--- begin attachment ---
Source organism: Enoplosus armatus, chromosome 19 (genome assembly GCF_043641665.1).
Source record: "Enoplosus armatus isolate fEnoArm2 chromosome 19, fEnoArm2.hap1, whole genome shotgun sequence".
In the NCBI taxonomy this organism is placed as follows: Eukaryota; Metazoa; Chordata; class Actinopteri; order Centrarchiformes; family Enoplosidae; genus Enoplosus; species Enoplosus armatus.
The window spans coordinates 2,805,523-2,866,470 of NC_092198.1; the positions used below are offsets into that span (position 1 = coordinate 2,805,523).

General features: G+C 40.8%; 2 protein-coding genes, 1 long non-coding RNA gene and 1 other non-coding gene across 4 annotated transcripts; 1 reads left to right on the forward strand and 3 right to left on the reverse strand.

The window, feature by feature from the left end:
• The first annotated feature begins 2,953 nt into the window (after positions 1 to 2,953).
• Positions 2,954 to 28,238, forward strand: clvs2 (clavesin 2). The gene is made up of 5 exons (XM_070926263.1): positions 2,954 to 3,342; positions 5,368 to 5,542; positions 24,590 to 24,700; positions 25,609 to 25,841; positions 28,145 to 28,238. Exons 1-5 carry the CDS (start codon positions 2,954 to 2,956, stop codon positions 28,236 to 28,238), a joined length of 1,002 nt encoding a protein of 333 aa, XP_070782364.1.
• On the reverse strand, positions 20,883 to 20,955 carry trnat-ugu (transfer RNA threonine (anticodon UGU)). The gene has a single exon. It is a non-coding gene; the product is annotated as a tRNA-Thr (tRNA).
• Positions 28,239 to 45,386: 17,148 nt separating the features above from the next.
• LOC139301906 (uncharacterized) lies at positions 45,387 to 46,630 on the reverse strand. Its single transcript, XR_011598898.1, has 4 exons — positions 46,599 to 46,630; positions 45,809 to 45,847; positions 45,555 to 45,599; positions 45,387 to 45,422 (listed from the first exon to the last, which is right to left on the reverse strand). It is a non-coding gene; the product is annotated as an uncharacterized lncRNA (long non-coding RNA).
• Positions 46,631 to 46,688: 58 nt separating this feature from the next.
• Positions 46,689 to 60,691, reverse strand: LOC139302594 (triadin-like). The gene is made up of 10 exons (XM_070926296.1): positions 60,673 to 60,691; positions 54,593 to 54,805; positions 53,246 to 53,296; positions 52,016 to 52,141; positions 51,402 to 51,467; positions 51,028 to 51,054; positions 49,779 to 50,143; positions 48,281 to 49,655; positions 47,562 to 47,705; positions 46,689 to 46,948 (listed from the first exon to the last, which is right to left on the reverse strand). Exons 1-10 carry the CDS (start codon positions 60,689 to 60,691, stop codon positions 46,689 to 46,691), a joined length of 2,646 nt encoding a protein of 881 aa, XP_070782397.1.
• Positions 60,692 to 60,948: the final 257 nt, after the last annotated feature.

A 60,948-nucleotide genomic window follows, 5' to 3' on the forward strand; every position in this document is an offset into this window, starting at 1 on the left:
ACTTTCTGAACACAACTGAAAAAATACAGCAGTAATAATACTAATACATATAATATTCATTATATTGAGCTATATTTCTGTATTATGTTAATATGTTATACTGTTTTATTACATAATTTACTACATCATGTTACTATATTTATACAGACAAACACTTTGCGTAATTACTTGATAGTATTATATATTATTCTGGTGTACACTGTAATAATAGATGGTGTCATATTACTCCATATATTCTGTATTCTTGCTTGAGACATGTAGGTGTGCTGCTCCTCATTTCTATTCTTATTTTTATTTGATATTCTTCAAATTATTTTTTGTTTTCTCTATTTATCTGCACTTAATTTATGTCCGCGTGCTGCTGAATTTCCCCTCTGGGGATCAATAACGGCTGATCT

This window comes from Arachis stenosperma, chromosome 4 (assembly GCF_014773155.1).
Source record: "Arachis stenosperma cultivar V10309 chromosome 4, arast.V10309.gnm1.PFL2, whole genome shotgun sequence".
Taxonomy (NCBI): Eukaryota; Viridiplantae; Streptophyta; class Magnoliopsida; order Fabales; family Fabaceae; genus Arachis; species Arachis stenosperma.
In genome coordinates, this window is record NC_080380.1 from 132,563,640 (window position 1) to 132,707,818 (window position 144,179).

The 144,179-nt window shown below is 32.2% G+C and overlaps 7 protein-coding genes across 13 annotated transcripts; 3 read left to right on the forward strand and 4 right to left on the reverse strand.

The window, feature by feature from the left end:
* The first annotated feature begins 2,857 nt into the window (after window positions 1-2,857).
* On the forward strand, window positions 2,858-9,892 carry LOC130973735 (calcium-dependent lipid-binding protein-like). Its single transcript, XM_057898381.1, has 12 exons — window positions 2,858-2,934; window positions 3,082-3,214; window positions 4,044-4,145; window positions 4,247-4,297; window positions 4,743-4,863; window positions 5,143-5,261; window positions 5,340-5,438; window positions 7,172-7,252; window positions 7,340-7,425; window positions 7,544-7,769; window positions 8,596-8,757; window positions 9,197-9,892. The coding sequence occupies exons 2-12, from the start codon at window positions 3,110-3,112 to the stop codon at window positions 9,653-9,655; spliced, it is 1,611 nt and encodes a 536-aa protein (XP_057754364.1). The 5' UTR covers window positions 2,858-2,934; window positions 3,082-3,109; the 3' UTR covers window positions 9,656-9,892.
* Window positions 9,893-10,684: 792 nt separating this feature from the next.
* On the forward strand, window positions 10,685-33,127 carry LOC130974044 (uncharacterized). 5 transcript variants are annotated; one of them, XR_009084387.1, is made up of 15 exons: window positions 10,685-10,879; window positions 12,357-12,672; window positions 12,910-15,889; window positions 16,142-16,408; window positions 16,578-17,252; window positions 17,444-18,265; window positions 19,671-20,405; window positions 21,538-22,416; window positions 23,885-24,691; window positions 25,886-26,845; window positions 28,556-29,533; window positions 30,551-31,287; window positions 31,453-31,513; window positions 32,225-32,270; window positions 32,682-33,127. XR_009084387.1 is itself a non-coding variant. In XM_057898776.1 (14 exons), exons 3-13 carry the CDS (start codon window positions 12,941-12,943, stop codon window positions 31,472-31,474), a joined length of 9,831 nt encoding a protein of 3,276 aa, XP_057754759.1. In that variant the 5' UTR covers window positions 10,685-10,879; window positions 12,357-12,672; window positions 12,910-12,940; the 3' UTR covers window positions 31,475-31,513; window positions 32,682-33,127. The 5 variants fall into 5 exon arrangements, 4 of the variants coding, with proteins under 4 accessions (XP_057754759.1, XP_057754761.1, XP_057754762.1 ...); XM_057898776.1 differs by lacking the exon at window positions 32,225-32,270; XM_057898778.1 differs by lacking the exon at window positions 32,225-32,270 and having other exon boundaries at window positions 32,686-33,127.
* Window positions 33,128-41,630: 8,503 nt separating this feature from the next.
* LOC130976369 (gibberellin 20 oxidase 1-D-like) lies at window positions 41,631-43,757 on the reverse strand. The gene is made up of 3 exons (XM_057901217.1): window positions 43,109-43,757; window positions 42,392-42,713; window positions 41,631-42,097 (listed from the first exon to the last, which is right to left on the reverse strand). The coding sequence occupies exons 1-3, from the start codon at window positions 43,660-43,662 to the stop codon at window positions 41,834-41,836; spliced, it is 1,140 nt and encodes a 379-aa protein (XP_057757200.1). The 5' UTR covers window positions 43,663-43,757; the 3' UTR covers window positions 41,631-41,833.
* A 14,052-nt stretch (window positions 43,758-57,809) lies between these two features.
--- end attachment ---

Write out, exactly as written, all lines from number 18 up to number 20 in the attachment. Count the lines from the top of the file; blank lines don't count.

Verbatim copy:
Source record: "Arachis stenosperma cultivar V10309 chromosome 4, arast.V10309.gnm1.PFL2, whole genome shotgun sequence".
Taxonomy (NCBI): Eukaryota; Viridiplantae; Streptophyta; class Magnoliopsida; order Fabales; family Fabaceae; genus Arachis; species Arachis stenosperma.
In genome coordinates, this window is record NC_080380.1 from 132,563,640 (window position 1) to 132,707,818 (window position 144,179).